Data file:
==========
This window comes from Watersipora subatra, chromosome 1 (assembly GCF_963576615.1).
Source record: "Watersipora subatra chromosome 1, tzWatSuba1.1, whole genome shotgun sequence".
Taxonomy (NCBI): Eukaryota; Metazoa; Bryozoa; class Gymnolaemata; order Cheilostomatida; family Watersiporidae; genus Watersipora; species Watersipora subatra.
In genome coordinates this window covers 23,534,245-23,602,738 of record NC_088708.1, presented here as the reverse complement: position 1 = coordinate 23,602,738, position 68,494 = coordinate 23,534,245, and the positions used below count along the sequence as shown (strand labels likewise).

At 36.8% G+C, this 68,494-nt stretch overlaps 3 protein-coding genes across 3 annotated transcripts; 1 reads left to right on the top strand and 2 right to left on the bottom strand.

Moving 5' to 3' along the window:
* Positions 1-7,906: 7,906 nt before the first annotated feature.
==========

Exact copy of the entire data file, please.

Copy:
This window comes from Watersipora subatra, chromosome 1 (assembly GCF_963576615.1).
Source record: "Watersipora subatra chromosome 1, tzWatSuba1.1, whole genome shotgun sequence".
Taxonomy (NCBI): Eukaryota; Metazoa; Bryozoa; class Gymnolaemata; order Cheilostomatida; family Watersiporidae; genus Watersipora; species Watersipora subatra.
In genome coordinates this window covers 23,534,245-23,602,738 of record NC_088708.1, presented here as the reverse complement: position 1 = coordinate 23,602,738, position 68,494 = coordinate 23,534,245, and the positions used below count along the sequence as shown (strand labels likewise).

At 36.8% G+C, this 68,494-nt stretch overlaps 3 protein-coding genes across 3 annotated transcripts; 1 reads left to right on the top strand and 2 right to left on the bottom strand.

Moving 5' to 3' along the window:
* Positions 1-7,906: 7,906 nt before the first annotated feature.